Human beings are complex creatures of habit. We do the things we do, by and large, because that’s the way that we’ve always done them. The same can be said of cultures in our society and even in the organisations for which we work. In terms of long-term business viability, culture is everything — especially as it relates to information security. Culture, good or bad, is the ultimate determinant of whether a business can build and sustain a resilient network environment and stay out of hot water in terms of information risk.
The Importance of Security Culture
A strong security culture is both a mindset and mode of operation. One that’s integrated into day-to-day thinking and decision-making can make for a near-impenetrable operation. Conversely, a security culture that’s absent will facilitate uncertainty and, ultimately, lead to security incidents that you likely can’t afford to take on.
This often happens because everyone is literally working in silos — you know, the very thing that those of us in the industry are quick to proclaim is bad for security. Rather than being helpful and doing what they can to truly improve security, these people are often doing what’s in their own best interests, sometimes even to sabotage each other or the overall business. I’ve seen it across many roles, from network admins to CIOs and many others in between.
Recently I was speaking with a colleague about a large organisation that he was doing some work for. He noticed how everyone under the IT umbrella, including those responsible for security, were super upbeat and motivated when it came to security projects. Everyone was working toward the same goals, and it showed in where they stood technically and operationally. I’ve seen this as well, and it really stands out.
Regardless of the size or industry of the business, there are some organisations that just click, and everyone seems to be moving in the same direction in terms of information security and privacy. More often, however, I’ve seen just the opposite: Where there may be a champion for security, but his words are falling on deaf ears. Those situations don’t usually end well.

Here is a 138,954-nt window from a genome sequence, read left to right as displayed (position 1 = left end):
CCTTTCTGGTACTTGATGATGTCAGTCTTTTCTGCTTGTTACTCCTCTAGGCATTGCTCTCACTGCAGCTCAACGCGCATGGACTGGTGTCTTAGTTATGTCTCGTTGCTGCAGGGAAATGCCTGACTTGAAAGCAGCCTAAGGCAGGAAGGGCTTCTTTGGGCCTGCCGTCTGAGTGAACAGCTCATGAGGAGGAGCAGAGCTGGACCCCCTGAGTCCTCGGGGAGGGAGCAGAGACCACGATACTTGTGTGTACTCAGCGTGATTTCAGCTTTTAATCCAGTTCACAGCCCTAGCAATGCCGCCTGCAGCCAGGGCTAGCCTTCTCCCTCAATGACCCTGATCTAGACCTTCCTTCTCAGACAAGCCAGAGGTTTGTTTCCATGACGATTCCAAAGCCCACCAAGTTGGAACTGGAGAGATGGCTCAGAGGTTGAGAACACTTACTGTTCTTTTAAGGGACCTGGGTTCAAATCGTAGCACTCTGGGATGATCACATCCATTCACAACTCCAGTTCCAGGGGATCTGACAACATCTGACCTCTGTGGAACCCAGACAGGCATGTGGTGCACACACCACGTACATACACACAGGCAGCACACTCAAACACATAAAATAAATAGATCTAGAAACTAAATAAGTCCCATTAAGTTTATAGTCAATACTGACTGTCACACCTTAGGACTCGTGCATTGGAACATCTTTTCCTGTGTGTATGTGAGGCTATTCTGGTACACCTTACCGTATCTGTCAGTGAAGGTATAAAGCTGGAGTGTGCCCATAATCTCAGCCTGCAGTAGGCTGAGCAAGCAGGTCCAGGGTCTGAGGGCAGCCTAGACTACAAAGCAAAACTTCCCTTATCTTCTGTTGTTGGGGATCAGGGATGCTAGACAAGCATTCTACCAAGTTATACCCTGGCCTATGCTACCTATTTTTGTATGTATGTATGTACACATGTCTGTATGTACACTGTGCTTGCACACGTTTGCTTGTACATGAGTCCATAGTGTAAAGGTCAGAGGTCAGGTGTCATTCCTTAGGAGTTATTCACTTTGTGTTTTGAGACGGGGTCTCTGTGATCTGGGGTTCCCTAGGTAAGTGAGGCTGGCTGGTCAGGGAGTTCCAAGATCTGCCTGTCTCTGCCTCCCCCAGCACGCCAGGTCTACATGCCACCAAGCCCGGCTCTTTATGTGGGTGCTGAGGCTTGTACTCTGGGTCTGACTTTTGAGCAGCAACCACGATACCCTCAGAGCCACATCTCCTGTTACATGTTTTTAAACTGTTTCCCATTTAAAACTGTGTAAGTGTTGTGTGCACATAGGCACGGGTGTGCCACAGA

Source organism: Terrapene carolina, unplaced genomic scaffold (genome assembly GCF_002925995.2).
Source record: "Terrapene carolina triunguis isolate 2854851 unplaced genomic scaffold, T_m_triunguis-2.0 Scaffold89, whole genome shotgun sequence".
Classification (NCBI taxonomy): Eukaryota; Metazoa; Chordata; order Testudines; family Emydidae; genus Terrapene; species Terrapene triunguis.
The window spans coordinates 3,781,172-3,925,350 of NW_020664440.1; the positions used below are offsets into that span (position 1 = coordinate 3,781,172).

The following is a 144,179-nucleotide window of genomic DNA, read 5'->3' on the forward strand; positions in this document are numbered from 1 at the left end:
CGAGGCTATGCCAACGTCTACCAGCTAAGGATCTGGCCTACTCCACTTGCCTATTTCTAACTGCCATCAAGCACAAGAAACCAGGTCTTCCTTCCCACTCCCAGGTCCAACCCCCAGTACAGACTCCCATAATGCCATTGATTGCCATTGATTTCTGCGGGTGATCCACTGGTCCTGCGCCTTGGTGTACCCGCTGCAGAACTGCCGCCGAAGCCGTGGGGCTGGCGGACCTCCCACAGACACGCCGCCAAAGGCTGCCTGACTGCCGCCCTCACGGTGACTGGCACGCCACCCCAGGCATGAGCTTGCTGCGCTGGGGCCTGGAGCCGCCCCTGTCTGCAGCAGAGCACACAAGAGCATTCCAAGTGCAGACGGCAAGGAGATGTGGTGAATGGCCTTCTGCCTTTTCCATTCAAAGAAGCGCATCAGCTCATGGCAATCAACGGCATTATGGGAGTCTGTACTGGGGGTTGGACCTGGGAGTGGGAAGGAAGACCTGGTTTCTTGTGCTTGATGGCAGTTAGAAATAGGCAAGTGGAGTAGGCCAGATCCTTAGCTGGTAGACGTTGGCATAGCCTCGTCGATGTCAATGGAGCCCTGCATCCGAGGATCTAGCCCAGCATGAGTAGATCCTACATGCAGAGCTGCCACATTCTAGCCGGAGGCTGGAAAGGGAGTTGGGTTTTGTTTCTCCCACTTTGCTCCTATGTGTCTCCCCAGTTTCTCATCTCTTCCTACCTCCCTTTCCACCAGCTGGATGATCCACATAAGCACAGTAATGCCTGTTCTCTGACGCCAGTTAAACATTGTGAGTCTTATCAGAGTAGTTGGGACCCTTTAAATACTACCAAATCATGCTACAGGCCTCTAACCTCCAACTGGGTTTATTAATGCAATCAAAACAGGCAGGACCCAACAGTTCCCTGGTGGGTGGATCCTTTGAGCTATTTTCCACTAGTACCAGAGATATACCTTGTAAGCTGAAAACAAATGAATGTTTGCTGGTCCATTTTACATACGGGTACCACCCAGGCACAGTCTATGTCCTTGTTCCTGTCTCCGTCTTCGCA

What Can Be Done?
Do what you must to minimise the disconnect, apathy, fears, silos and self-interests related to information security. A big part of this involves creating a security training program that’s periodic and consistent. Another part that’s often missing is to encourage and support security training among IT and security staff members, as well as software developers and quality assurance professionals. A reward system that’s tied into compensation can serve as a great motivator. The key is that everyone must be on board.
It all starts at the top. Executive management that’s interested in fostering a positive security culture — and does so without fail — is mandatory if the risks of a breach are to be minimised. However, this layer is often absent or minimal at best. People are quick to blame executives for their lack of support. But in many cases, accountability and responsibility are just as much in the hands of IT and security staff members. People choosing to work in a vacuum rather than assimilate into something bigger that’s working toward the organisation’s goals creates just as many security problems as disinterested executives.
Your employees — managers, peers and subordinates alike — are all watching to see what you do. Not unlike how children watch what their parents do and how they handle things in their daily lives, your employees are looking to see if your actions speak louder than your words. Do what’s right and get started now. This stuff takes time.